Written byShalini Ojha ·
With a cloud of uncertainty surrounding the number of terrorists killed in Indian Air Force's cross border operation on February 26, satellite images of Jaish-e-Mohammed's camp in Pakistan's Balakot reveal the damage inflicted.
The bombs dropped by IAF jets pierced the roofs and caused significant damage on the ground.
However, the explosives didn't bring down the entire structure.
Here's what we know.
The satellite images were clicked on March 4, days after IAF breached Pakistani airspace to demolish JeM's camp.
After the operation, tents in the area were nowhere to be seen. While pre-strike satellite images showed two large tented accommodation, they were missing in post-strike pictures.
This indicates that the tents were either destroyed in the strikes or were removed after the operation.
The post-strike images showed that iron sheet roofs of JeM's facility had four large black spots. This confirms the glider bombs entered the establishment and exploded inside.
While it was reported earlier, IAF used GPS guided Spice-2000 bombs for the operation, the post-strike images indicated a less lethal version of the explosives may have been used.
The Spice-2000 bombs can destroy entire structures.
According to a report in The Print, Spice-250, specially designed for targets like tents and shacks, could have been used.
The images also show small burnt spots, which couldn't have been caused by a 1,000 kg bomb.
The spots seemed man-made indicating "shallow digging" and "burning" probably by the Pakistani army.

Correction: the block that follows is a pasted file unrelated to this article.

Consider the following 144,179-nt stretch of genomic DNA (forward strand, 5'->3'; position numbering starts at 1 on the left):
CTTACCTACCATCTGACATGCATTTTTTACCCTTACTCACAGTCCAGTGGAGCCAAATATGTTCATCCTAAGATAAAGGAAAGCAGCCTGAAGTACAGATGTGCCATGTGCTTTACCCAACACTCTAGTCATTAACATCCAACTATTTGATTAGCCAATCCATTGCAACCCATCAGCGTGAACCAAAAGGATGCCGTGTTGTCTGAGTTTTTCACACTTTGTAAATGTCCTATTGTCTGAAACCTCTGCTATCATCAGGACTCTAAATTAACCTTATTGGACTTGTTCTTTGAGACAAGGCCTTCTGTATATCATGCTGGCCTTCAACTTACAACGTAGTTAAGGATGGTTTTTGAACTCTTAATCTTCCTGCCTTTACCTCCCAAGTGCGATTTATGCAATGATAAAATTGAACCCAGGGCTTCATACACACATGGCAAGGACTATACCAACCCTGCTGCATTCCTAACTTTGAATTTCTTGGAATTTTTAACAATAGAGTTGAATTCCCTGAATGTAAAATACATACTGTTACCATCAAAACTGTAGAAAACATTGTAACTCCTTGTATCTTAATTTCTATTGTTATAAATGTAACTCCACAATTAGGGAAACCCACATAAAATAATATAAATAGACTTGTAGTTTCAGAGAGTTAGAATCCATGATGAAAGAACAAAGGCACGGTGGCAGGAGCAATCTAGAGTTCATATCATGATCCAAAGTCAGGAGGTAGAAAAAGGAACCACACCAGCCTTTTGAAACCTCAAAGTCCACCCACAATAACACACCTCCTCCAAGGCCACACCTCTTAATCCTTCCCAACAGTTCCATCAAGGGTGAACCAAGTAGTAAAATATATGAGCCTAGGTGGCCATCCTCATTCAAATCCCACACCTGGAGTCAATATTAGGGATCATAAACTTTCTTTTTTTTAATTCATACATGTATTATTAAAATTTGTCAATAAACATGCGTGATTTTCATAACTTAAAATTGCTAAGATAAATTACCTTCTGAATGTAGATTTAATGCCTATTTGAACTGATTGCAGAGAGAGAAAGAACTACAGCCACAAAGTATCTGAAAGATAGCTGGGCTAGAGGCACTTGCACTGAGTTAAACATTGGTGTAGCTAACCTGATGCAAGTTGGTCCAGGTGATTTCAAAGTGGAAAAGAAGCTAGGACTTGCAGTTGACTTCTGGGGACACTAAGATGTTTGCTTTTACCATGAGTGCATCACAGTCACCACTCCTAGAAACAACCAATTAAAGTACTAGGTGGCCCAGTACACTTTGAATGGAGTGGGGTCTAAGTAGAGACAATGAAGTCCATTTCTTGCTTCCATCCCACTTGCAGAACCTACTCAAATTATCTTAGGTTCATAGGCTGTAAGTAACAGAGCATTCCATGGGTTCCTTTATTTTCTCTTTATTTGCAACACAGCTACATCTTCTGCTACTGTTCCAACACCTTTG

While walls remained intact, significant damage was caused on the ground.
#TerroristNationPakistan#IndiaStrikesBack— 卫纳夜格@Raj (@rajfortyseven) March 5, 2019
First post strike satellite images indicate likely damage but not massive.
Likely use of #SPICE250 'fuel explosive' warheads#IAF unlikely to have missed,burn marks indicate possible use on fleeing terrorists.https://t.co/EW0cWPZZ0j pic.twitter.com/6TpSoYTPb3
Notably, Reuters had claimed the establishment was intact even after IAF strikes.
The agency assessed the satellite images and after comparing it with pictures of April 2018, concluded, "There are no discernible holes in the roofs of buildings, no signs of scorching, blown-out walls, displaced trees around the madrasa or other signs of an aerial attack."
However, the recent reports dismiss Reuters' findings.
It is also important to note that days before IAF executed the perfect operation, National Technical Research Organization (NTRO) revealed there were 300 active mobile connections in the outfit's camp.
The camp in Pakistan's Khyber-Pakhtunkhwa province was about 65 kilometer away from the LoC.
Nestled in a jungle, away from the civilian population, the camp was mostly hidden from visual surveillance.
By going deep into Pakistan, India has been successful in telling Pakistan that terrorism won't be tolerated.
If the neighboring country continues to aid terror outfits like JeM, which claimed responsibility for the dastardly Pulwama attack, New Delhi won't flinch before retaliating.
With this attack, India also managed to call out Pakistan's nuclear bluff and put the country in a tough spot.
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